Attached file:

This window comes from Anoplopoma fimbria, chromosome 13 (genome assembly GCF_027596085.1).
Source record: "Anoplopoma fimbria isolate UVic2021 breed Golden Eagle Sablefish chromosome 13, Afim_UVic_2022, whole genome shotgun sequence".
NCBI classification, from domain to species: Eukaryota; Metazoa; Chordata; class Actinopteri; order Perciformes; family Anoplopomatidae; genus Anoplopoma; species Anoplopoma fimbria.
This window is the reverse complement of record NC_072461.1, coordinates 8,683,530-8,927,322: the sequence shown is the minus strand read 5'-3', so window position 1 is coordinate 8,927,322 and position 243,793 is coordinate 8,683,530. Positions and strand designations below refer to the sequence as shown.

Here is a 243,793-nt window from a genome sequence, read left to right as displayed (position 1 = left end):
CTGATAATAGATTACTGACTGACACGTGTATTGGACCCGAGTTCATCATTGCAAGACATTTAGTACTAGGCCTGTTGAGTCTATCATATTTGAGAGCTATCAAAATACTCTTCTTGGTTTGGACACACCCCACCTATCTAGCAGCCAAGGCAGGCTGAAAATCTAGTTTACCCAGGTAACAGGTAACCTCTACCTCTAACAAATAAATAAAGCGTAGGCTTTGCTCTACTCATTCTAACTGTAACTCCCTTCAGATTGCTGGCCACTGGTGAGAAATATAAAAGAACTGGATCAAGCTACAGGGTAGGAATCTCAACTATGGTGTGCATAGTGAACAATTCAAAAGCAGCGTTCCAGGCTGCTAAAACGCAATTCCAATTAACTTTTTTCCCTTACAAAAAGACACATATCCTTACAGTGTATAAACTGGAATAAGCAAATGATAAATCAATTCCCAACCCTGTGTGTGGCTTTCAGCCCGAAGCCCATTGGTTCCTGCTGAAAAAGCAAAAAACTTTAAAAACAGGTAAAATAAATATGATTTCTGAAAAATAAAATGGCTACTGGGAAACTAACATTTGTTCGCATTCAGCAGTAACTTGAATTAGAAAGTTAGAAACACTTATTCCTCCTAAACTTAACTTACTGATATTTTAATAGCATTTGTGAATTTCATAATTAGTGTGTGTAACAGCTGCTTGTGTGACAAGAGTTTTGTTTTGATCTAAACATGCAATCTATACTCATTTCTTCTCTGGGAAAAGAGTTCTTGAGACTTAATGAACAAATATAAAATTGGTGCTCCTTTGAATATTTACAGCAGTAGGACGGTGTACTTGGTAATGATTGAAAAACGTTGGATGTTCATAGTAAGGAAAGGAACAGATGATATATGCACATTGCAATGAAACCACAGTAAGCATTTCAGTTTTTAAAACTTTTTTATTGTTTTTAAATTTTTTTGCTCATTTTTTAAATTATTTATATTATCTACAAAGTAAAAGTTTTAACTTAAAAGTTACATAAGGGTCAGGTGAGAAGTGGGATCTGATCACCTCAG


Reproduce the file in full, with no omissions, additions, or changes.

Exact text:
This window comes from Anoplopoma fimbria, chromosome 13 (genome assembly GCF_027596085.1).
Source record: "Anoplopoma fimbria isolate UVic2021 breed Golden Eagle Sablefish chromosome 13, Afim_UVic_2022, whole genome shotgun sequence".
NCBI classification, from domain to species: Eukaryota; Metazoa; Chordata; class Actinopteri; order Perciformes; family Anoplopomatidae; genus Anoplopoma; species Anoplopoma fimbria.
This window is the reverse complement of record NC_072461.1, coordinates 8,683,530-8,927,322: the sequence shown is the minus strand read 5'-3', so window position 1 is coordinate 8,927,322 and position 243,793 is coordinate 8,683,530. Positions and strand designations below refer to the sequence as shown.

Here is a 243,793-nt window from a genome sequence, read left to right as displayed (position 1 = left end):
CTGATAATAGATTACTGACTGACACGTGTATTGGACCCGAGTTCATCATTGCAAGACATTTAGTACTAGGCCTGTTGAGTCTATCATATTTGAGAGCTATCAAAATACTCTTCTTGGTTTGGACACACCCCACCTATCTAGCAGCCAAGGCAGGCTGAAAATCTAGTTTACCCAGGTAACAGGTAACCTCTACCTCTAACAAATAAATAAAGCGTAGGCTTTGCTCTACTCATTCTAACTGTAACTCCCTTCAGATTGCTGGCCACTGGTGAGAAATATAAAAGAACTGGATCAAGCTACAGGGTAGGAATCTCAACTATGGTGTGCATAGTGAACAATTCAAAAGCAGCGTTCCAGGCTGCTAAAACGCAATTCCAATTAACTTTTTTCCCTTACAAAAAGACACATATCCTTACAGTGTATAAACTGGAATAAGCAAATGATAAATCAATTCCCAACCCTGTGTGTGGCTTTCAGCCCGAAGCCCATTGGTTCCTGCTGAAAAAGCAAAAAACTTTAAAAACAGGTAAAATAAATATGATTTCTGAAAAATAAAATGGCTACTGGGAAACTAACATTTGTTCGCATTCAGCAGTAACTTGAATTAGAAAGTTAGAAACACTTATTCCTCCTAAACTTAACTTACTGATATTTTAATAGCATTTGTGAATTTCATAATTAGTGTGTGTAACAGCTGCTTGTGTGACAAGAGTTTTGTTTTGATCTAAACATGCAATCTATACTCATTTCTTCTCTGGGAAAAGAGTTCTTGAGACTTAATGAACAAATATAAAATTGGTGCTCCTTTGAATATTTACAGCAGTAGGACGGTGTACTTGGTAATGATTGAAAAACGTTGGATGTTCATAGTAAGGAAAGGAACAGATGATATATGCACATTGCAATGAAACCACAGTAAGCATTTCAGTTTTTAAAACTTTTTTATTGTTTTTAAATTTTTTTGCTCATTTTTTAAATTATTTATATTATCTACAAAGTAAAAGTTTTAACTTAAAAGTTACATAAGGGTCAGGTGAGAAGTGGGATCTGATCACCTCAG